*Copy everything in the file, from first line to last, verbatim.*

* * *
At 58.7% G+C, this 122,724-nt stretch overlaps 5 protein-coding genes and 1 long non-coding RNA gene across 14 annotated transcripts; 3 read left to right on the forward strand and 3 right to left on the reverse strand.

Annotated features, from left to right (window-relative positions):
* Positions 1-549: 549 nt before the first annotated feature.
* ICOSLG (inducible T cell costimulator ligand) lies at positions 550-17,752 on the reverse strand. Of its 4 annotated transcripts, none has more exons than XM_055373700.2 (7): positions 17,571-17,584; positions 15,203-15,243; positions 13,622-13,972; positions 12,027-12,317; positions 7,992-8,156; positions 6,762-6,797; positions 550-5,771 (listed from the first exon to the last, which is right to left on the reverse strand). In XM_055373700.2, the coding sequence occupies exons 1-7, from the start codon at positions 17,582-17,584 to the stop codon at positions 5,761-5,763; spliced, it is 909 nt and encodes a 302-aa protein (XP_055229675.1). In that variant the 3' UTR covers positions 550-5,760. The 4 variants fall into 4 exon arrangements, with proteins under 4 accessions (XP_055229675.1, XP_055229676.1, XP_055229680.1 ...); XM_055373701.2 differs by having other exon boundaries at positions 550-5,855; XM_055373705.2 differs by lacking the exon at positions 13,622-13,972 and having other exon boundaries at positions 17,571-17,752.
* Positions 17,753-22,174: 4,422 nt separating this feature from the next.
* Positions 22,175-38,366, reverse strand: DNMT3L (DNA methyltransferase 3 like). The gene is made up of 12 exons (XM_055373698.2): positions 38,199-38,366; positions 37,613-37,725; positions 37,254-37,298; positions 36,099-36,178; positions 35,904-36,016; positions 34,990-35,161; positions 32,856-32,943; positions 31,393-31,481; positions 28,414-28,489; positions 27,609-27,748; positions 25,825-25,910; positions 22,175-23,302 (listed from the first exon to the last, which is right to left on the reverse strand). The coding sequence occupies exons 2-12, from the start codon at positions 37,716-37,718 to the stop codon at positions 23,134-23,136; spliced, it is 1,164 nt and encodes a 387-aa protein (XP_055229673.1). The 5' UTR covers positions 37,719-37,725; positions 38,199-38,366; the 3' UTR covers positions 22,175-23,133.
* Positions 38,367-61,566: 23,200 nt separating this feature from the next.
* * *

At 58.7% G+C, this 122,724-nt stretch overlaps 5 protein-coding genes and 1 long non-coding RNA gene across 14 annotated transcripts; 3 read left to right on the forward strand and 3 right to left on the reverse strand.

Annotated features, from left to right (window-relative positions):
* Positions 1-549: 549 nt before the first annotated feature.
* ICOSLG (inducible T cell costimulator ligand) lies at positions 550-17,752 on the reverse strand. Of its 4 annotated transcripts, none has more exons than XM_055373700.2 (7): positions 17,571-17,584; positions 15,203-15,243; positions 13,622-13,972; positions 12,027-12,317; positions 7,992-8,156; positions 6,762-6,797; positions 550-5,771 (listed from the first exon to the last, which is right to left on the reverse strand). In XM_055373700.2, the coding sequence occupies exons 1-7, from the start codon at positions 17,582-17,584 to the stop codon at positions 5,761-5,763; spliced, it is 909 nt and encodes a 302-aa protein (XP_055229675.1). In that variant the 3' UTR covers positions 550-5,760. The 4 variants fall into 4 exon arrangements, with proteins under 4 accessions (XP_055229675.1, XP_055229676.1, XP_055229680.1 ...); XM_055373701.2 differs by having other exon boundaries at positions 550-5,855; XM_055373705.2 differs by lacking the exon at positions 13,622-13,972 and having other exon boundaries at positions 17,571-17,752.
* Positions 17,753-22,174: 4,422 nt separating this feature from the next.
* Positions 22,175-38,366, reverse strand: DNMT3L (DNA methyltransferase 3 like). The gene is made up of 12 exons (XM_055373698.2): positions 38,199-38,366; positions 37,613-37,725; positions 37,254-37,298; positions 36,099-36,178; positions 35,904-36,016; positions 34,990-35,161; positions 32,856-32,943; positions 31,393-31,481; positions 28,414-28,489; positions 27,609-27,748; positions 25,825-25,910; positions 22,175-23,302 (listed from the first exon to the last, which is right to left on the reverse strand). The coding sequence occupies exons 2-12, from the start codon at positions 37,716-37,718 to the stop codon at positions 23,134-23,136; spliced, it is 1,164 nt and encodes a 387-aa protein (XP_055229673.1). The 5' UTR covers positions 37,719-37,725; positions 38,199-38,366; the 3' UTR covers positions 22,175-23,133.
* Positions 38,367-61,566: 23,200 nt separating this feature from the next.